Sunday’s were always special to us at the Holy Rosary Indian Mission boarding school.
It was the one day of the week that we were allowed to sleep an extra hour. Usually we were drummed out of bed while it was still dark by a Jesuit prefect walking up and down the dormitory aisles ringing a hand held bell. On Sunday mornings he kept the bell silent because we were fully awake when we saw the morning sun come shining through the huge dormitory windows.
The night before we went to the Cloak Room where our good clothes were stored and we were given our Sunday clothes to wear to church and it was the only day of the week we really dressed up for church services.We lined up in the Little Boy Gymnasium in company ranks as usual and marched to church. The services on Sunday were always longer than weekdays because the mass was usually what they call a High Mass. After mass we fell into company ranks again and marched to the dining hall. Blessed Sundays: For the only time in the week we were given bowls of corn flakes instead of our usual meal of corn meal mush.
All of us had two cubes of butter placed before us and these cubes became our bargaining chips. We used them to pay off bets we lost or to keep a bully from beating us up. We also used them to haggle for candy some lucky student got in the mail or to buy something we thought we really needed. “I’ll give you 10 butters for that,” one would say and then it took five days using two butters per day to pay off the person from whom we purchased the item.
Jumping ahead 30 years, one evening I was having dinner at the Hacienda Restaurant in Gordon, Neb., when someone walked up to my table. It was an old classmate of mine named Melvin “Dickey” Brewer. Dickey dropped two cubes of butter on my plate and said, “Here are the two butters I owe you.” Of course it was just Dickey’s showing his sense of humor and we both had a good laugh.
Back to the boarding school: Sundays were also special because it was the one day when we all gathered at the mission picnic grounds and were allowed to fraternize with our sisters. We were kept totally separated from the girls except in grades 1 through 4 and after that the girls went to their own classrooms on what we called the “Girl’s side.” And so Sunday’s was like a family get-together for many of us. But the one thing that set Sunday’s apart from every other day was Sunday was movie night. Movie night was the one night when we could sit in a darkened gymnasium and travel to the ends of the world in the movies. We saw the swashbuckling Errol Flynn and Captain Bligh on the Bounty and the sword twirling Musketeers. We saw cowboys, cavalry and Indians riding their horses into battle. It took us to a dream world beyond the borders of the Pine Ridge Indian Reservation. The price of admission to the movies was good conduct. Each Jesuit carried a small book where each student was listed by name and along that name he would note a number when the student was not good, the note was called a demerit. If you accumulated 10 demerits there was a price to pay.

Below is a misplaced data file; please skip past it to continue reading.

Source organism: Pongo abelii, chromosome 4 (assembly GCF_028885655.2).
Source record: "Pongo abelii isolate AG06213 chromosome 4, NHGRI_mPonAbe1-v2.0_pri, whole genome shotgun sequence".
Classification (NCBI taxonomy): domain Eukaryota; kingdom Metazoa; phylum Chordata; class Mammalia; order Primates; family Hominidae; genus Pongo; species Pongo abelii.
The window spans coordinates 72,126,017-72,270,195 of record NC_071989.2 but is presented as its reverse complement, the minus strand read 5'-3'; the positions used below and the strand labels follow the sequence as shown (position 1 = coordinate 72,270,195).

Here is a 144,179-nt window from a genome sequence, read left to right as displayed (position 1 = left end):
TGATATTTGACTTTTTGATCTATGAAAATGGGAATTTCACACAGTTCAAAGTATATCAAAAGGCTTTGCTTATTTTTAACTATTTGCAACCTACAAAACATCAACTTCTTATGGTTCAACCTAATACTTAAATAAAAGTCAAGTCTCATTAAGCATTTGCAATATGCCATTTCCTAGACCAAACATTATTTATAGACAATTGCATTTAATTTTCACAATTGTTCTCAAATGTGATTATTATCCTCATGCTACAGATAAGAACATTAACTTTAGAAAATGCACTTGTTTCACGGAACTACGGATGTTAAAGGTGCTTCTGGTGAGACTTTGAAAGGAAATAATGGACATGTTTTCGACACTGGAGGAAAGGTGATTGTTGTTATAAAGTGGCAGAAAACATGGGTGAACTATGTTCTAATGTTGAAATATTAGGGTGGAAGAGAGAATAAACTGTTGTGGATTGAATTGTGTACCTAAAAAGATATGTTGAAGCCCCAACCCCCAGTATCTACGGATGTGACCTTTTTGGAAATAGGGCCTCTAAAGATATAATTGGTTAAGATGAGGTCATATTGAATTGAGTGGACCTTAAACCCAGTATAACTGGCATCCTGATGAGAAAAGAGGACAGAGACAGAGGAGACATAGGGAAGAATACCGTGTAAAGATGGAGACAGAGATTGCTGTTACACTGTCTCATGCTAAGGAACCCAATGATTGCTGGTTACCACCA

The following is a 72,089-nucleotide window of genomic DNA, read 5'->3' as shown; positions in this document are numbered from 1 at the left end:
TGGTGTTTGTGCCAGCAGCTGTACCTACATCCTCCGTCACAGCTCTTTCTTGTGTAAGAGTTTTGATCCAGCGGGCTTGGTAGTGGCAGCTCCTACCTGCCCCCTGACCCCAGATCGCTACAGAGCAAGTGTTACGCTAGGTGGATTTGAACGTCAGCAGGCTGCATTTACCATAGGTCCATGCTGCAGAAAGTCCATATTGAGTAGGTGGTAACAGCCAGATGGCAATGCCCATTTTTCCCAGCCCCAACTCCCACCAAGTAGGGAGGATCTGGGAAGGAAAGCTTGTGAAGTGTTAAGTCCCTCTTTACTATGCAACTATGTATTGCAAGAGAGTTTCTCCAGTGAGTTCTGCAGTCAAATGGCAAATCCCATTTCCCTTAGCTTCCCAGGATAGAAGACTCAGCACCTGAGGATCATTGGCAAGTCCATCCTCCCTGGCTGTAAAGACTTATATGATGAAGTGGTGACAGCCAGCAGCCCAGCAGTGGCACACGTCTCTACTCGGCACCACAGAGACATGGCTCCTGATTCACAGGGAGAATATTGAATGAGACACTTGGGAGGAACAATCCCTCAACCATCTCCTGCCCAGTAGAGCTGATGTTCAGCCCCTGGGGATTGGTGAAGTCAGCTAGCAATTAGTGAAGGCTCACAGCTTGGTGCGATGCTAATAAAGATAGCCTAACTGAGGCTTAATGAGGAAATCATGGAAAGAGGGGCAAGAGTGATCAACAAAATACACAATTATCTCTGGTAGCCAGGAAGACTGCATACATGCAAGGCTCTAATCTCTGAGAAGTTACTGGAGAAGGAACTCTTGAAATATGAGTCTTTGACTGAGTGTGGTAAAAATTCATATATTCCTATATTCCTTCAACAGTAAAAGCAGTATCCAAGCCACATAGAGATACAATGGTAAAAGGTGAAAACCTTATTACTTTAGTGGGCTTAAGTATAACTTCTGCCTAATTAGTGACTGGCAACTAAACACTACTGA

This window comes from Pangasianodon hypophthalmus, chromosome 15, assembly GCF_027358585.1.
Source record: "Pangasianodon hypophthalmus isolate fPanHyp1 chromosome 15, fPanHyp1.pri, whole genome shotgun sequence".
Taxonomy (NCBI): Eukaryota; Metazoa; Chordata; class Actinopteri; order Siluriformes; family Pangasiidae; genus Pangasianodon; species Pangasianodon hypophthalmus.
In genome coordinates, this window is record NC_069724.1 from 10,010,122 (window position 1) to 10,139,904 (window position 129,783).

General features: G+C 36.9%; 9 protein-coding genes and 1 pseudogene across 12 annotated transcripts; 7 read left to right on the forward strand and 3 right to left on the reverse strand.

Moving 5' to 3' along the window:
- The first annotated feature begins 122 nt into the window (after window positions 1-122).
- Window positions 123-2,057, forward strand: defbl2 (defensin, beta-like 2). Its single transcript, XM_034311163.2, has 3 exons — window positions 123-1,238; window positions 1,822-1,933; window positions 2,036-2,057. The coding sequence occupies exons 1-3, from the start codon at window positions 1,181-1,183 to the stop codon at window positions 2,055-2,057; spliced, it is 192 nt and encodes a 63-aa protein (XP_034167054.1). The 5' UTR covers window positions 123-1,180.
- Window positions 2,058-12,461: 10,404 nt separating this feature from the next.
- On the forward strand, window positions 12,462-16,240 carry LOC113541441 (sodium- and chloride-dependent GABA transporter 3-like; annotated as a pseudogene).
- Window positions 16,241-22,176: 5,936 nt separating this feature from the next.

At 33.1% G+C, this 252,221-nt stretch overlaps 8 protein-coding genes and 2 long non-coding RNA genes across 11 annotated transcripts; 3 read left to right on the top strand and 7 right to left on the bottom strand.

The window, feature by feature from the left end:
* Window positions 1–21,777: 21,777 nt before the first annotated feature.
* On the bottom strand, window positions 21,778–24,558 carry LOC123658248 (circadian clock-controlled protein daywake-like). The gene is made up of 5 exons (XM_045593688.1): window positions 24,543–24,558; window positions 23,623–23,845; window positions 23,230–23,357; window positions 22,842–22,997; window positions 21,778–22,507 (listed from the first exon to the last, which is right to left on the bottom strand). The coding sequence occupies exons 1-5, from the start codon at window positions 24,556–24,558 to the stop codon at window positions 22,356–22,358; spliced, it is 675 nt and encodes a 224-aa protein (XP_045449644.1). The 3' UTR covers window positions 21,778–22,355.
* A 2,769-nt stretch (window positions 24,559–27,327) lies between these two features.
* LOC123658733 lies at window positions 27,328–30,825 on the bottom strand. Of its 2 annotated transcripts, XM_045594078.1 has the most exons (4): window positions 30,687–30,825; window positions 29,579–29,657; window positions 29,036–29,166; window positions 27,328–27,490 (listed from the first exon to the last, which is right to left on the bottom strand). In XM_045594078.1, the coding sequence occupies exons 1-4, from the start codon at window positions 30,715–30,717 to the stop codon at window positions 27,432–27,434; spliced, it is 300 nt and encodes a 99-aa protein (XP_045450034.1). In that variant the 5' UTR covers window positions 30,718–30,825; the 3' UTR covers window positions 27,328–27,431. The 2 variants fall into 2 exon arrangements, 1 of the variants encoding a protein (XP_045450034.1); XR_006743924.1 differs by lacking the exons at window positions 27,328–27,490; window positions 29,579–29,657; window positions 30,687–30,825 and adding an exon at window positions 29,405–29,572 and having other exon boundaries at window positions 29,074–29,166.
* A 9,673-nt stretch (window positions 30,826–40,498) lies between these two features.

At movie time we all lined up in company ranks again and the Jesuit prefect would have his demerit book in hand. He would shout out, “Two Bears, Alonzo and Peter, to the wall. Garnette, James Willard, to the wall, and so forth until all of those standing against the wall were told to march off to the dormitory while those who did not accumulate 10 demerits were allowed to go to the movie.
Since the movies were our only outlet from the hum drum and often cruel confines of the mission boarding school, having to miss them was a terrible thing.
Peter and Alonzo Two Bears were famous for running away from the boarding schools as soon and as often as they could. I don’t think they ever got to go to the movies because running away was the ultimate means to gain demerits. A lot of nicknames came from the characters we saw on the big screen. Richard Richards became Richard “Dix” from a cowboy character, and we had Al Capone and Dillinger from the gangster movies, and Dopey from the Snow White and the Seven Dwarfs, and Rochester from the Jack Benny movies to name a few.
After a Western movie the war between cowboys and Indians raged across the mission grounds with the boys trying to figure out who were the cowboys and who were the Indians. Wooden swords flashed across the playgrounds emulating the Three Musketeers.
Sundays were always special to us for a couple of reasons, but the best was that it was a time when we could go to the movies and enter a world we had never known a world where we could lose and separate ourselves from reality.
(Tim Giago is the Editor Emeritus of the Native Sun News Today. He was inducted into the Native American Journalists Hall of Fame in 2015 and can be reached at email@example.com)